|Publication number||US6737333 B2|
|Application number||US 10/176,383|
|Publication date||May 18, 2004|
|Filing date||Jun 20, 2002|
|Priority date||Jul 3, 2001|
|Also published as||US20030006476, US20040238915|
|Publication number||10176383, 176383, US 6737333 B2, US 6737333B2, US-B2-6737333, US6737333 B2, US6737333B2|
|Inventors||Zhihao Chen, Douglas T. Grider, Freidoon Mehrad|
|Original Assignee||Texas Instruments Incorporated|
|Export Citation||BiBTeX, EndNote, RefMan|
|Patent Citations (7), Referenced by (22), Classifications (7), Legal Events (3)|
|External Links: USPTO, USPTO Assignment, Espacenet|
This application claims priority under 35 USC §19(e)(1) of provisional application No. 60/302,955 filed Jul. 3, 2001.
The present invention relates generally to the field of semiconductor devices and, more particularly, to a semiconductor device isolation structure and method of forming.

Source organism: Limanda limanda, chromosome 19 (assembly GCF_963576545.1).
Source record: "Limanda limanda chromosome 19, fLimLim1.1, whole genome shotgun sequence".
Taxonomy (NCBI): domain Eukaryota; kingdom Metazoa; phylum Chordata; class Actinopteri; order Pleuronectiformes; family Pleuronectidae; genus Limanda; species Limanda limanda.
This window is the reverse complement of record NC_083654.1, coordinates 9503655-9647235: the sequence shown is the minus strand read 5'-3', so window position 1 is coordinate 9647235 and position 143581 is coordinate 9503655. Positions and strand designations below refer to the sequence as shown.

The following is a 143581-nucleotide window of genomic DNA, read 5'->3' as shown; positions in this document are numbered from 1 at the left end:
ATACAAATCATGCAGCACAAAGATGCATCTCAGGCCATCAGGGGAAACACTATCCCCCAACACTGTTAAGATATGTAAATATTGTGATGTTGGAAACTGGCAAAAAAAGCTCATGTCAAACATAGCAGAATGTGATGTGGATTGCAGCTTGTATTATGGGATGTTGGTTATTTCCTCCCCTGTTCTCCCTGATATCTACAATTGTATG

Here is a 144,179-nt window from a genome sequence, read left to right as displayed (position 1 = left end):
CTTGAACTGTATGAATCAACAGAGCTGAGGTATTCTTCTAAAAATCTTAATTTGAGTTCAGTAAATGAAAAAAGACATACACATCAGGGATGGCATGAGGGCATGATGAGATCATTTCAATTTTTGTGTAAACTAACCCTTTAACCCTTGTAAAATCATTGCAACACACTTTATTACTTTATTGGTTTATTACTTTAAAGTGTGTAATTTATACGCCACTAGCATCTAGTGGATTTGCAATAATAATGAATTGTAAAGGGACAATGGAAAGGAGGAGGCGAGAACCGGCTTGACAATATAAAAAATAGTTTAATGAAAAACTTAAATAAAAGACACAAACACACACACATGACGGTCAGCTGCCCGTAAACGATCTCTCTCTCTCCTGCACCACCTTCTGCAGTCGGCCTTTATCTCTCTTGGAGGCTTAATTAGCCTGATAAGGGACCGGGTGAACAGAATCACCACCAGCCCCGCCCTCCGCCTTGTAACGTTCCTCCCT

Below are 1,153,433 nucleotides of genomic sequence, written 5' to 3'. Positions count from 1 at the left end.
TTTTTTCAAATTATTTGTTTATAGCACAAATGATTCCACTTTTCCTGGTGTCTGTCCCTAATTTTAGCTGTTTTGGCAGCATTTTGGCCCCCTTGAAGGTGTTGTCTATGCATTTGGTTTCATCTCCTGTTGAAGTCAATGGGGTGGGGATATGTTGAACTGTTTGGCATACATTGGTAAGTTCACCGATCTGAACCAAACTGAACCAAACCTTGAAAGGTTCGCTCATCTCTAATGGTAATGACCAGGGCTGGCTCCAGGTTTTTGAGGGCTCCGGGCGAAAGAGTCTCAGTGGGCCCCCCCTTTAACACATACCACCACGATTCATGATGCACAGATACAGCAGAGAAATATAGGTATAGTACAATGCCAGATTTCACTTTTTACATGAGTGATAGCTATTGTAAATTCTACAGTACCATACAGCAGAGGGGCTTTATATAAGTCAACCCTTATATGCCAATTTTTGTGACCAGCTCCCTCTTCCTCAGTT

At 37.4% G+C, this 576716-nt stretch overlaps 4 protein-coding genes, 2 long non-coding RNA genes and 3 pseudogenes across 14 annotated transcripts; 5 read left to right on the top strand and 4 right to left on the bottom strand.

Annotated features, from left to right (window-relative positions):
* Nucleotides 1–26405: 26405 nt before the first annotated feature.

Semiconductor devices are used in many electronic applications. One type of semiconductor device is a transistor. Manufacturers of transistors are continually reducing the size of transistors to increase their performance and to manufacture electronic devices in smaller sizes.
When many transistors are manufactured on a single integrated circuit die, oftentimes leakage current increases and breakdown voltage decreases, which severely degrades transistor performance. Manufacturers of transistors use isolation methods between transistors and other semiconductor devices to address these problems and others.